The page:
Forceful, aggressive football
The civil authorities of Manchester henceforth forbade street football, and the above is the 1608 Manchester ban of football. In the 15th century, football meant mob football, which seemed to combine football or soccer, as Americans call it with rugby. The game did not have any particular playing field, nor did it have a time limit. The only rule was perhaps not to use weapons. Once a ball was kicked, one team readily added 20 or 30 people, and it frequently lapsed into a gang fight. Manchester’s boiling excitement for football lasted 300 years, when the city built the world’s largest football stadium in the town in 1910. That is Old Trafford, the home stadium of Manchester United.
The facility, which accommodates 76,000 people, is more of a theme park than a stadium. It is the home of the success of Man U marketing as well as a symbol of one of the best premier leagues in the world. A tour of the stadium that visits places such as the locker room of world football stars costs more than $20, but nevertheless, there are more than 250,000 visitors per year. Opening overseas branches and its own broadcasting companies, Manchester United has nurtured 75 million loyal supporters all over the world. And half of them are Asian. It is in line with their Asia marketing that Man U recruited Park Ji-sung of Korea and Dong Fangzhou of China. Sports spectators never receive a refund no matter how ugly the game was, to paraphrase the words of Sir Alex Ferguson, a legend among Manchester United managers. He knows the importance of satisfying fans and therefore always argues with the owner of the club that a star player who plays a creative game that entertains fans should be hired however expensive his trade is.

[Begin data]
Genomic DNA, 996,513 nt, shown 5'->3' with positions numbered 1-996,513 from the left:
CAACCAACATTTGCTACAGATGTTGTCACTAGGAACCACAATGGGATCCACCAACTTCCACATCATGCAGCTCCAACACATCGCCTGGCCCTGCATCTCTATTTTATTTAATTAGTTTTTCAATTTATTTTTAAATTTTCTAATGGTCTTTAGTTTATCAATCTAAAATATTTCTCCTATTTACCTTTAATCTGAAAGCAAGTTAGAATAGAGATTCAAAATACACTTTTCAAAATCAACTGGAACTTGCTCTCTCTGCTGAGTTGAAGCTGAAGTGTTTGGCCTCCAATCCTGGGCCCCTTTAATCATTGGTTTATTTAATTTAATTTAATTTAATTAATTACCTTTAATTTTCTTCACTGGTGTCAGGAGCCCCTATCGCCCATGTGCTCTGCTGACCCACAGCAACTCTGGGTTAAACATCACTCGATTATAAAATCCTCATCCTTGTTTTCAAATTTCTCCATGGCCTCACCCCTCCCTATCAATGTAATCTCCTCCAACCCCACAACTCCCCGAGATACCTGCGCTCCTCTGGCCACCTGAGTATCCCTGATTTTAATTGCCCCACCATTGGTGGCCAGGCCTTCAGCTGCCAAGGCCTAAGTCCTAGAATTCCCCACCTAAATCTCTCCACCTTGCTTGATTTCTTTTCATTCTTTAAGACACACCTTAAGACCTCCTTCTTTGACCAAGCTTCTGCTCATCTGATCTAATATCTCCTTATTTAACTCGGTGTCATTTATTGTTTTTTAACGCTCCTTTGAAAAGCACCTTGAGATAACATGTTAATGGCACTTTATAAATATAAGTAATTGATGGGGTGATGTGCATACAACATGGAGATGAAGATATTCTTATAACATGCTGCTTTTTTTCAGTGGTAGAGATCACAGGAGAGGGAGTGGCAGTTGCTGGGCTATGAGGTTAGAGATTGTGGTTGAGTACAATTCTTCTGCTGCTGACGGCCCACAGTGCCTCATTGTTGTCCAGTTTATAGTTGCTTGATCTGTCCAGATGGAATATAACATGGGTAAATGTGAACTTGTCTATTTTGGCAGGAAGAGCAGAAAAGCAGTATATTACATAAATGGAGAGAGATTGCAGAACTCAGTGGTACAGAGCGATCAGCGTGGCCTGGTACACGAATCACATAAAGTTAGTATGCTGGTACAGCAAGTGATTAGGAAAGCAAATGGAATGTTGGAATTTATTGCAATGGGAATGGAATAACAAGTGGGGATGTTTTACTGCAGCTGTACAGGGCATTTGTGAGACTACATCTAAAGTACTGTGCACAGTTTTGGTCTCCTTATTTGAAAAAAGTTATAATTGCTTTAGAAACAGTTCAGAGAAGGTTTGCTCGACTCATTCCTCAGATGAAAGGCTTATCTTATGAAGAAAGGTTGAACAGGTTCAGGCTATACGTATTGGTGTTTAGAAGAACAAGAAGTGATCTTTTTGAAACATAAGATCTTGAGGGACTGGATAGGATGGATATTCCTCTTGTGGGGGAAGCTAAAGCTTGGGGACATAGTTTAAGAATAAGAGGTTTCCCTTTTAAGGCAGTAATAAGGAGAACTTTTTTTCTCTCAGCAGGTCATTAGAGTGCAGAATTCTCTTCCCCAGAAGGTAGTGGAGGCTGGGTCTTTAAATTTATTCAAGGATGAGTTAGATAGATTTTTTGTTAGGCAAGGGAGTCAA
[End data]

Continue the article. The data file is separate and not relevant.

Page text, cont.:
The main component of Manchester United is forceful and aggressive football. Manchester United is known to have acculturated the violence and brutality of football in a refined way in the modern era.
Manchester United will land on Korean soil for the first time ever and will play a friendly with a Korean football team at Sang-am Stadium on July 20. I hope the Korean team, which was defeated by the weak Bahrain team, learns a lot from the aggressive play of Wayne Rooney and Ronaldinho. If I may take the liberty of demanding more, I hope the Korean football league, which always suffers deficits, learns from the aggressive marketing strategy of Manchester United as well.
*The writer is a deputy business editor of the JoongAng Ilbo.
By Hong Seung-il [firstname.lastname@example.org]